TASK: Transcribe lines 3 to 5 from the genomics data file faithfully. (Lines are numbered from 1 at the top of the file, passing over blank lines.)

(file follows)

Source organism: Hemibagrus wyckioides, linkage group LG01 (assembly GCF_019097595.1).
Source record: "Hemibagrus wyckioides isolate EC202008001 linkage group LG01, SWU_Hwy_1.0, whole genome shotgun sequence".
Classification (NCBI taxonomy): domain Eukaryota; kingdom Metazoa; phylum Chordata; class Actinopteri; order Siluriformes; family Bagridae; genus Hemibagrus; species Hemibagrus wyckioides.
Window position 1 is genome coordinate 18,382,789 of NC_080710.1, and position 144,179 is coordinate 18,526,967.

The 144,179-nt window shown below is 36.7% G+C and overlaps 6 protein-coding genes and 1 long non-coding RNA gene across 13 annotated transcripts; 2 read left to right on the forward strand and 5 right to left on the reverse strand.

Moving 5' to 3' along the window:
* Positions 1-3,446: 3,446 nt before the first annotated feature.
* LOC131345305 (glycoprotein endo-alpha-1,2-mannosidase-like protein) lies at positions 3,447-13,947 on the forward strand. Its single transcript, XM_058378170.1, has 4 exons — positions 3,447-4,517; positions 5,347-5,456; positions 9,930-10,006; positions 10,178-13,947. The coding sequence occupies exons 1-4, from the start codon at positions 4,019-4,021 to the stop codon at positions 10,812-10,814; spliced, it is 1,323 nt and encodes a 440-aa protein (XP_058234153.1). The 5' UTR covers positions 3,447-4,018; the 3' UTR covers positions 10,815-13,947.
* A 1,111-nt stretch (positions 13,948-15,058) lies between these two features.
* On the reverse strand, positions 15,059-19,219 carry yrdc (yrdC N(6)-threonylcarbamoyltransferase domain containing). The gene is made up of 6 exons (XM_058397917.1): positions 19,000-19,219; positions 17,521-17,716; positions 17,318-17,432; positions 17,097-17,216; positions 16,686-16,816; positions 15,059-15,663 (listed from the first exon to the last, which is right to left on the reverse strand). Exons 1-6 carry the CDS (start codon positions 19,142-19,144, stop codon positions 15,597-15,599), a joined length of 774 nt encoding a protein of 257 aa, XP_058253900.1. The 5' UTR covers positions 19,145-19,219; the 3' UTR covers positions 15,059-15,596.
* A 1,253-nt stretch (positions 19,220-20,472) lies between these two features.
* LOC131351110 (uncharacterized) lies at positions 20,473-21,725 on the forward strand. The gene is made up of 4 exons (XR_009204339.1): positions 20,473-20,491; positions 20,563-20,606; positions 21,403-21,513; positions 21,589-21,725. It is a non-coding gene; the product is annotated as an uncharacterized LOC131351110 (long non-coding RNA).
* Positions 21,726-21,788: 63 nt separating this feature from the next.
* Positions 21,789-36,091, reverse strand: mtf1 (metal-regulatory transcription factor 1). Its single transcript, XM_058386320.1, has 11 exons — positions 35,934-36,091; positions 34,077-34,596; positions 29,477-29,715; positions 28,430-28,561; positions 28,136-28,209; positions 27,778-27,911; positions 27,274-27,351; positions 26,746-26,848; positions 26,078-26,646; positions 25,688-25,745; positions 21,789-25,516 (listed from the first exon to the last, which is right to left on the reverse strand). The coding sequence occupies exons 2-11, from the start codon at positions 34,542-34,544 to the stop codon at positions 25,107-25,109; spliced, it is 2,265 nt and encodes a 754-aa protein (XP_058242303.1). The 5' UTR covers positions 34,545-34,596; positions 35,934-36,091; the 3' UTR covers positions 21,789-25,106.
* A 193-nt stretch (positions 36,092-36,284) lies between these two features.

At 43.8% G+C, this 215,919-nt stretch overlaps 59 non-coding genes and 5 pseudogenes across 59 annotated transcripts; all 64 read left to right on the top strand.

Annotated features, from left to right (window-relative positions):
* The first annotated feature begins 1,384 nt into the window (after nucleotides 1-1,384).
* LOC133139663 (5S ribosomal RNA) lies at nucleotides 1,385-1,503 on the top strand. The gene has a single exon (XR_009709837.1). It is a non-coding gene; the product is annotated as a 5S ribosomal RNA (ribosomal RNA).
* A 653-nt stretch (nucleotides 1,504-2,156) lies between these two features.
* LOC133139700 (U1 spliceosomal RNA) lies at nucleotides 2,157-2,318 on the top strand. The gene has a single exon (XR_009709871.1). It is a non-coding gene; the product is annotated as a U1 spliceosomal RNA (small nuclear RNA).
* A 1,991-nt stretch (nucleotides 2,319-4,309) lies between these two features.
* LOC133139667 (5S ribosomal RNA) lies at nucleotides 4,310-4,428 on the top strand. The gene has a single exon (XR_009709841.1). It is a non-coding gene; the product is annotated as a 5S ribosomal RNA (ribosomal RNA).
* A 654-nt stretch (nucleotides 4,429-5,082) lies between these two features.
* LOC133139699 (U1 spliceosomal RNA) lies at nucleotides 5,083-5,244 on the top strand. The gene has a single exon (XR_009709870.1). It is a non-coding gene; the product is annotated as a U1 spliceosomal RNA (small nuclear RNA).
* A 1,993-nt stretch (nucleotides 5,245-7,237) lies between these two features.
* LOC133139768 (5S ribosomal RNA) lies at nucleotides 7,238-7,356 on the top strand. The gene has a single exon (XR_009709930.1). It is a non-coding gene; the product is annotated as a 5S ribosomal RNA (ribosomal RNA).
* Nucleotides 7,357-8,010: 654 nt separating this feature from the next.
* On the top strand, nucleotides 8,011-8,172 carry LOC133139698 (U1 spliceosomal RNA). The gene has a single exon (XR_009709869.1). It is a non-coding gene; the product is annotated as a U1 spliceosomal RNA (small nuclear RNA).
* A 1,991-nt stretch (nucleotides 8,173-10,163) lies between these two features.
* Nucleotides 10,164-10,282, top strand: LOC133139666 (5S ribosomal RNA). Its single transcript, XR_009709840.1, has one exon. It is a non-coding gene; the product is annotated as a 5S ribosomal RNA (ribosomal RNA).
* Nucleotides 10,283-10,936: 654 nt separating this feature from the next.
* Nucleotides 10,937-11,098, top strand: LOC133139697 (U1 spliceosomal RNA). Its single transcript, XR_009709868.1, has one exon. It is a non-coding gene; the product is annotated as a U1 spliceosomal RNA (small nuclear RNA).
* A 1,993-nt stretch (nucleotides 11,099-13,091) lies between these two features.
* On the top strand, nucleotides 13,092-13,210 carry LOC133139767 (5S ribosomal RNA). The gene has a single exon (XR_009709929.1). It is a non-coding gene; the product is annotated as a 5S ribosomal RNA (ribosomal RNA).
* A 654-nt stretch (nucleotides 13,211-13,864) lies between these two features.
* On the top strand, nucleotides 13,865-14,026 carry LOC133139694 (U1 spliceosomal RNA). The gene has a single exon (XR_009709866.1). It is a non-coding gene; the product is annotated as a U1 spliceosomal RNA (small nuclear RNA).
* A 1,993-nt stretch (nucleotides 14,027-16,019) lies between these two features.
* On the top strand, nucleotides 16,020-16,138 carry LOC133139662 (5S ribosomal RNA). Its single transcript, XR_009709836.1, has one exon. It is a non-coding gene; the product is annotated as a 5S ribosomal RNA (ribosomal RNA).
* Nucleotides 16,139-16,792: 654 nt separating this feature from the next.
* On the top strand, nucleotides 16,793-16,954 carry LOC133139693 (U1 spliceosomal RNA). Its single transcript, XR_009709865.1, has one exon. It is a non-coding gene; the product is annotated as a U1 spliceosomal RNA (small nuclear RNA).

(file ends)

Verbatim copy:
Classification (NCBI taxonomy): domain Eukaryota; kingdom Metazoa; phylum Chordata; class Actinopteri; order Siluriformes; family Bagridae; genus Hemibagrus; species Hemibagrus wyckioides.
Window position 1 is genome coordinate 18,382,789 of NC_080710.1, and position 144,179 is coordinate 18,526,967.

The 144,179-nt window shown below is 36.7% G+C and overlaps 6 protein-coding genes and 1 long non-coding RNA gene across 13 annotated transcripts; 2 read left to right on the forward strand and 5 right to left on the reverse strand.